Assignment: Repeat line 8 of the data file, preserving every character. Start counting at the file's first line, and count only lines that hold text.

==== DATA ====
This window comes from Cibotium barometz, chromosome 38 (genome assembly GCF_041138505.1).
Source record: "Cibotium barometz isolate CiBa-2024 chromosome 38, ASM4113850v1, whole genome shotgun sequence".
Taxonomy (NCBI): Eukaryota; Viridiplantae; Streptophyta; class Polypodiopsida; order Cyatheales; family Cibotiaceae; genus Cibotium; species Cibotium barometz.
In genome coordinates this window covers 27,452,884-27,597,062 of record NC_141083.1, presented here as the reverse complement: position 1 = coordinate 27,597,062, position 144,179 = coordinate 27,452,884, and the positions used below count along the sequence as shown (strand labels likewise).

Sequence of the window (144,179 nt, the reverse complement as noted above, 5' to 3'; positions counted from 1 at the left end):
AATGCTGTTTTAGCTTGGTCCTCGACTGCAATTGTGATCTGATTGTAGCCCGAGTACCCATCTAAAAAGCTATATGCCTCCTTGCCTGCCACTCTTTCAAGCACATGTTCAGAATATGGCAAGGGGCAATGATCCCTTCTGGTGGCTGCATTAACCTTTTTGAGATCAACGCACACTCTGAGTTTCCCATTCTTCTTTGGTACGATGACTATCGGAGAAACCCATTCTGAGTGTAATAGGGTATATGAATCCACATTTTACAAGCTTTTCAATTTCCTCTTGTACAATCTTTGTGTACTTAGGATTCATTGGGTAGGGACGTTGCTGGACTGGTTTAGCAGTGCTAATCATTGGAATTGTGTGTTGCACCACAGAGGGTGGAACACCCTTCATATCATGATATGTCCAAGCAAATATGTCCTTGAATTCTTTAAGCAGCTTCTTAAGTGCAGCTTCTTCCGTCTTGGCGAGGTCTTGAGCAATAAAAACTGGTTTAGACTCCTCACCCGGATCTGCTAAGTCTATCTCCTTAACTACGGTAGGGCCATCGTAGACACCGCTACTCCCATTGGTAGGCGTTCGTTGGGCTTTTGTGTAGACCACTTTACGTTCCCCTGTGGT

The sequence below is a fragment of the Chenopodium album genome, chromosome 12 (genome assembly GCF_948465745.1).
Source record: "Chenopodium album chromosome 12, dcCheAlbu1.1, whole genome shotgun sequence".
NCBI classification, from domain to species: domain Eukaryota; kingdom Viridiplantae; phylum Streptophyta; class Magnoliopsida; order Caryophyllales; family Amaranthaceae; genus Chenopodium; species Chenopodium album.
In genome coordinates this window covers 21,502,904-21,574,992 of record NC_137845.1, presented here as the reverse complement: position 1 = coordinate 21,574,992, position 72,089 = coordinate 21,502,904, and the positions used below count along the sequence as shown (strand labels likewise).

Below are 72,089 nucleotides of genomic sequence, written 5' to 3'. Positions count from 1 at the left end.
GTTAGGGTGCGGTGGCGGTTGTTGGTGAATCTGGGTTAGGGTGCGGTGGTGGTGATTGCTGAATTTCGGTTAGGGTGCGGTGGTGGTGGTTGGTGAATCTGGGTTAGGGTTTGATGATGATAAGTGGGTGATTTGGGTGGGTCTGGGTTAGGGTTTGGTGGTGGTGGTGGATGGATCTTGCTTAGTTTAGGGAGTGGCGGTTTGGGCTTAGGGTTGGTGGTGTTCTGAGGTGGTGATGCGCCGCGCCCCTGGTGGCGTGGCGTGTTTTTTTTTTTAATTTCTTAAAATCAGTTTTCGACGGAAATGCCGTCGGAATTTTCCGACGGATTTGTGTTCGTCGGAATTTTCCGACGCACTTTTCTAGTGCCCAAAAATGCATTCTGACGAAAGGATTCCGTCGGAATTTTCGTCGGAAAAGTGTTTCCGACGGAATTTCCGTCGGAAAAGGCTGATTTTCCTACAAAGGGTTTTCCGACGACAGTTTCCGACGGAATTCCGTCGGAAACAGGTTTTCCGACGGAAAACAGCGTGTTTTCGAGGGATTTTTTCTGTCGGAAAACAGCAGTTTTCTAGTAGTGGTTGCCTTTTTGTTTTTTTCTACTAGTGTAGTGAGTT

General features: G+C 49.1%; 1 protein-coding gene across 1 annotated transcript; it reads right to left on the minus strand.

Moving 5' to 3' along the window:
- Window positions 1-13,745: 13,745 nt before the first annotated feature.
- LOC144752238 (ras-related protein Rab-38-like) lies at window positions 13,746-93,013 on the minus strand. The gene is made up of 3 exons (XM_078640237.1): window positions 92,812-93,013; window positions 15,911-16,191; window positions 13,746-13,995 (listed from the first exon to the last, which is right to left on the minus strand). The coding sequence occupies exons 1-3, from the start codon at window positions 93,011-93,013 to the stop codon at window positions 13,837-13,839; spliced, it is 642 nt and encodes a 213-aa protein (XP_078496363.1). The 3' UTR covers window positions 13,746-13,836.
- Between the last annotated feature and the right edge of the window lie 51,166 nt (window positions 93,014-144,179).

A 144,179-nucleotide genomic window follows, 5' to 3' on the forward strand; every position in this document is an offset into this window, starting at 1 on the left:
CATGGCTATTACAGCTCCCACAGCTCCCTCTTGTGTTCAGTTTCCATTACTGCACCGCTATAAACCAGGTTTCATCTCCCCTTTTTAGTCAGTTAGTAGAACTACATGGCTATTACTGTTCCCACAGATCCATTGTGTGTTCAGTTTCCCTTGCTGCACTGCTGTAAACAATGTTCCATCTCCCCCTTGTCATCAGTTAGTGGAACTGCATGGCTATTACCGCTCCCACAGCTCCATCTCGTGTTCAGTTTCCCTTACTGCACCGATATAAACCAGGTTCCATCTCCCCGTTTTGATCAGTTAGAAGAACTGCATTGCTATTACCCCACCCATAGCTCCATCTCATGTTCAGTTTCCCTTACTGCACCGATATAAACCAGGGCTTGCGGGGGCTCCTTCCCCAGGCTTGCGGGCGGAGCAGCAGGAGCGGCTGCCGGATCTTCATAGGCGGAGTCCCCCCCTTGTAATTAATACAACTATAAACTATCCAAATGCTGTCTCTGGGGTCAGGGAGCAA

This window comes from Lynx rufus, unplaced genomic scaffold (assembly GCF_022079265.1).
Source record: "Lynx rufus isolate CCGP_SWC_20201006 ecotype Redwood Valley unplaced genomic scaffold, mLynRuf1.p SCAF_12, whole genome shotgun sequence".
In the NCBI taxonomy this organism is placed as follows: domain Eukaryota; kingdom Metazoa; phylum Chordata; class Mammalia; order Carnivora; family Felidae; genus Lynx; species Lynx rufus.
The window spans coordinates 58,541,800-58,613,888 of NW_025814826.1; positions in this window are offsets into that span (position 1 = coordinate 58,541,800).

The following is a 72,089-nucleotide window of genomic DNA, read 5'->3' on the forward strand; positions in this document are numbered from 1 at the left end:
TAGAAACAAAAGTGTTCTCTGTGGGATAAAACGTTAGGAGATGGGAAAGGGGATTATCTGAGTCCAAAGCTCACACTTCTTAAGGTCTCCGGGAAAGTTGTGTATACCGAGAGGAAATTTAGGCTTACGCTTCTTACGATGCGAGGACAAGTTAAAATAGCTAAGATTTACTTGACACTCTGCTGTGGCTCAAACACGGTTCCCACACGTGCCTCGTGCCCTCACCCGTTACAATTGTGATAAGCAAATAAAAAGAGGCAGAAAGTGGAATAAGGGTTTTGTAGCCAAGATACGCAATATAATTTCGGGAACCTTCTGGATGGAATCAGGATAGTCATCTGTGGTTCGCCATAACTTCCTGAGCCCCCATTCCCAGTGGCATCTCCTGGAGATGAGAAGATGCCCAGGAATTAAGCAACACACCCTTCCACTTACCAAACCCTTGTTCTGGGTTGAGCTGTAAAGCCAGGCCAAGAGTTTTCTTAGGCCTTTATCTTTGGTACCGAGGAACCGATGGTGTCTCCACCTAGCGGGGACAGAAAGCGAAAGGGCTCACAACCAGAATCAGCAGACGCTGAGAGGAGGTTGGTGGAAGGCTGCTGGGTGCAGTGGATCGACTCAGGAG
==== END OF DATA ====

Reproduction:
Source record: "Chenopodium album chromosome 12, dcCheAlbu1.1, whole genome shotgun sequence".